Tom Daley responded to homophobic slurs on Russian state television by saying that sport still has a long way to go to accept LGBT athletes.
Daley was back in action in the 10m platform final, winning bronze to become the first British diver to win four Olympic medals, having previously won synchro gold alongside Matty Lee in Tokyo.
However, he was also the subject of homophobic comments on Russian state television, singled out along with transgender weightlifter Laurel Hubbard of New Zealand.
Hosts and guests of the official Russian broadcaster used terms such as “perversion”, “abomination” and “psychopaths” to describe LGBT athletes, with Daley and Hubbard being two of the main targets.
The International Olympic Committee expressed concern and contacted the Russian broadcaster in question.
And while Daley was not initially aware of the slurs, he believes sport still has a long way to go when it comes to LGBT rights.
He said: âOf course, this has come a long way. There is still a long way to go, there are ten countries participating in these Olympic Games where being LGBT is punishable by death.
âI feel extremely lucky to represent the GB team, to be able to step on the diving board like myself with a husband and a son and not worry about the ramifications. But I know I’m very lucky to have this and that there are a lot of people growing up in the world with less fortunate situations.
âWhen we’re at the Olympics, it’s kind of like we’re in a bubble and we really don’t see a thing. So I had no idea (about the insults). History shows that everything in society has been dictated by the male, white and straight experience.
âAnd there are so many different perspectives and points of view, whether it’s race, religion, gender, sexual orientation, whatever.
âThere are so many different points of view and if we can come together and use all of these different points of view then the world would be a better place because we would have a better understanding of others. “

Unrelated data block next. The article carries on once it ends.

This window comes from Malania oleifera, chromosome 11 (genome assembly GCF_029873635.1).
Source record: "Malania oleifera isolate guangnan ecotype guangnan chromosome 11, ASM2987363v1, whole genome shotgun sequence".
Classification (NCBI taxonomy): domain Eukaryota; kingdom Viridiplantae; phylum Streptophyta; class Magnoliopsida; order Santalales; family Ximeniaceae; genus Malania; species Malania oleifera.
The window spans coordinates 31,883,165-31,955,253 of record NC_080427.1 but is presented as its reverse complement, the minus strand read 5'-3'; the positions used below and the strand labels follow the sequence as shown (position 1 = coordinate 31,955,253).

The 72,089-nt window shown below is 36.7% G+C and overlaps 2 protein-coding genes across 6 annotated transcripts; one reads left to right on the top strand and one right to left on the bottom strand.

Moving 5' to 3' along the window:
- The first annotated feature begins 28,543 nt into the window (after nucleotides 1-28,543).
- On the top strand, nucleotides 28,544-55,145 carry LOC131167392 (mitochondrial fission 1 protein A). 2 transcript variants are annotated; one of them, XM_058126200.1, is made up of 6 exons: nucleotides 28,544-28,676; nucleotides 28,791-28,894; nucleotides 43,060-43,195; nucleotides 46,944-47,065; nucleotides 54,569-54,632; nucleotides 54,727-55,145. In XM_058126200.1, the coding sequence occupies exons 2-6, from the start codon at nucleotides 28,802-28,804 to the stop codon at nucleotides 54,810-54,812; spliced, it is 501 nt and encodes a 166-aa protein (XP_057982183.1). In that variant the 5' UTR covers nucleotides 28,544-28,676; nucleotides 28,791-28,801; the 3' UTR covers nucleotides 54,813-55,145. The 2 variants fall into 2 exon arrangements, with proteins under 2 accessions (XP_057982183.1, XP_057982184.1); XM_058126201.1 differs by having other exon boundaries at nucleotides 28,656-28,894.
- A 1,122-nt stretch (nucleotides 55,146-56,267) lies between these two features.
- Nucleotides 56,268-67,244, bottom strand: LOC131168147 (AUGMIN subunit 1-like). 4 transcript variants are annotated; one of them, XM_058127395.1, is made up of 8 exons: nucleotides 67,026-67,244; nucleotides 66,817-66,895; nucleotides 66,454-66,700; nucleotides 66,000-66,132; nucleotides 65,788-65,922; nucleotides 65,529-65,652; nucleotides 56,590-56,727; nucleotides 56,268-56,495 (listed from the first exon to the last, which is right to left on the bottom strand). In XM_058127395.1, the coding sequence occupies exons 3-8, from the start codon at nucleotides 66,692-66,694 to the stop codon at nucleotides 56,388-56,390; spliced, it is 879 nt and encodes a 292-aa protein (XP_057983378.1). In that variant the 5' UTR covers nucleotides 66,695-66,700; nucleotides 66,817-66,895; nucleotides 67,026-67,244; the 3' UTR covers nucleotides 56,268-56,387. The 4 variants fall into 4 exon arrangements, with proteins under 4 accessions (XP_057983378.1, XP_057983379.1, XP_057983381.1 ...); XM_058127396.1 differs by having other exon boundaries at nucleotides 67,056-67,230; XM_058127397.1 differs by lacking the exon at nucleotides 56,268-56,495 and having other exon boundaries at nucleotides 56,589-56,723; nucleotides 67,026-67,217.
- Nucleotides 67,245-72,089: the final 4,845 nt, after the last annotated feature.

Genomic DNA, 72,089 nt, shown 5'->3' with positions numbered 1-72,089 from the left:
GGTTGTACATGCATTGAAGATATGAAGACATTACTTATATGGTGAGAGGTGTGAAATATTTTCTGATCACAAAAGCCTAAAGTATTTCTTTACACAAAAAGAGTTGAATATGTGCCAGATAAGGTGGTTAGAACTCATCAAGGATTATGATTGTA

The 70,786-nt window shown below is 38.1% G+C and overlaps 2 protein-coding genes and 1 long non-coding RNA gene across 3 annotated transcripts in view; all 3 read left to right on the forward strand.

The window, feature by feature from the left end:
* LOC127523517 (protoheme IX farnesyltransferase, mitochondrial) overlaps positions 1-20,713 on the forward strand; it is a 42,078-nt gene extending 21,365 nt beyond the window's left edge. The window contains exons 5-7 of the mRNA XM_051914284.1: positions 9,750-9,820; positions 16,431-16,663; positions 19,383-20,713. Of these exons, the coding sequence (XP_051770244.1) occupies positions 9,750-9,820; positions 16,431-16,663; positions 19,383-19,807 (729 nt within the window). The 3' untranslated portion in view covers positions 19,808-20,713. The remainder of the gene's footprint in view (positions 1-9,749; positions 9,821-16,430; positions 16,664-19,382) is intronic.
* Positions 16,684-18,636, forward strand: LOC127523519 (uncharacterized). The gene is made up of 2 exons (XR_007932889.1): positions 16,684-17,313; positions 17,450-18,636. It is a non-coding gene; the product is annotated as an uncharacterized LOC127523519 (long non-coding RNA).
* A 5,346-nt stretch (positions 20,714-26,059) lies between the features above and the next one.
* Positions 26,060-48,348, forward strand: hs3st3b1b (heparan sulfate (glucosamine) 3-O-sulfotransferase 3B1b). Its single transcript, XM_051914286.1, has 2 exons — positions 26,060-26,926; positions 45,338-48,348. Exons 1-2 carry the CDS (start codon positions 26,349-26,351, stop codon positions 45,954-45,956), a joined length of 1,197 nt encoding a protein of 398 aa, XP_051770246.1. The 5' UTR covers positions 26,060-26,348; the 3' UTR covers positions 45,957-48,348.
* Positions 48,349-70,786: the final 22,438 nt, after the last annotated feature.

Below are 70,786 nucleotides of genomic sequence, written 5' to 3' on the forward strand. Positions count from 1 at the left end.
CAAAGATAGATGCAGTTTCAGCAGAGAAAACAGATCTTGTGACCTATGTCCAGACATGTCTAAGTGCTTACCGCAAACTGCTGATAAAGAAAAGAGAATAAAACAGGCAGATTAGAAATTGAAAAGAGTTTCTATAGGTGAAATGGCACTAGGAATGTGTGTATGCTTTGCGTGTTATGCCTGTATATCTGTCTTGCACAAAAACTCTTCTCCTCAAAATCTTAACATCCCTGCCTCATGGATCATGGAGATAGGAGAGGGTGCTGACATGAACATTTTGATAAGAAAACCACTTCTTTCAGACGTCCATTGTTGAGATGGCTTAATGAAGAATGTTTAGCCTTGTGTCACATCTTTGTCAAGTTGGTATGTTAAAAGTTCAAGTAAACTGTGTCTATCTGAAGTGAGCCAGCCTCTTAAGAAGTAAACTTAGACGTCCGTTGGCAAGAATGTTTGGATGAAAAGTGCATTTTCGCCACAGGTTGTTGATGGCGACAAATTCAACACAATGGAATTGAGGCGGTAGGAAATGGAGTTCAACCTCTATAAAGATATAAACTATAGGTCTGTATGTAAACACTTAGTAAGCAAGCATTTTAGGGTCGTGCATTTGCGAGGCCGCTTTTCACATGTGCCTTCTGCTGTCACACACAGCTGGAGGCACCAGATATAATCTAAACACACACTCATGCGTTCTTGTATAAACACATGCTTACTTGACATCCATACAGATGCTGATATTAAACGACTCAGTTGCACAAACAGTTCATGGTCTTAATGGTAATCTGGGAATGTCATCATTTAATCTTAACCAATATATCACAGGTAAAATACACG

In 2013, Daley revealed that he was in a relationship with a man and that he married her husband Dustin Lance Black in 2017 with their son Robbie, named after Daley’s late father, who was born in June of the following year.
And while he didn’t necessarily want to be a figurehead for LGBT athletes in sports, Daley hopes his experience has helped others.
Daley, whose Tokyo exploits were broadcast live on Eurosport and Discoveryadded: “I just hope that seeing athletes in all these different sports will help people to feel less alone, to feel valued and to be able to achieve something.
“When I was growing up I always knew I was different, I always heard people talk about other people and say bad things and you never thought you could say anything and you you kind of suck in and you feel like you’re never going to be anybody.
âIt takes a lot to go out and speak openly and it can be quite intimidating and scary for people, especially in sports where fans may not be so tolerant. I hadn’t realized the impact it would have on different people in the world to live like myself. I am extremely proud of this.
It’s amazing to think that there was a time when Daley thought he would never be someone. He is now one of, if not the most recognizable athlete on the GB team and an Olympic champion.
He does not hesitate to express himself on major societal issues either. After winning gold in sync, he spoke of his pride in being a gay man and an Olympic champion as he was joined on the podium by divers from China and Russia, two countries where same-sex marriage is prevalent. illegal.
Daley could easily have sat down and enjoyed the adulation that has come to him since his teenage years, putting diving on the map in the UK. The fact that he’s so much more than that might not be popular everywhere, but it’s to his credit that he’s willing to use his platform the way he has.
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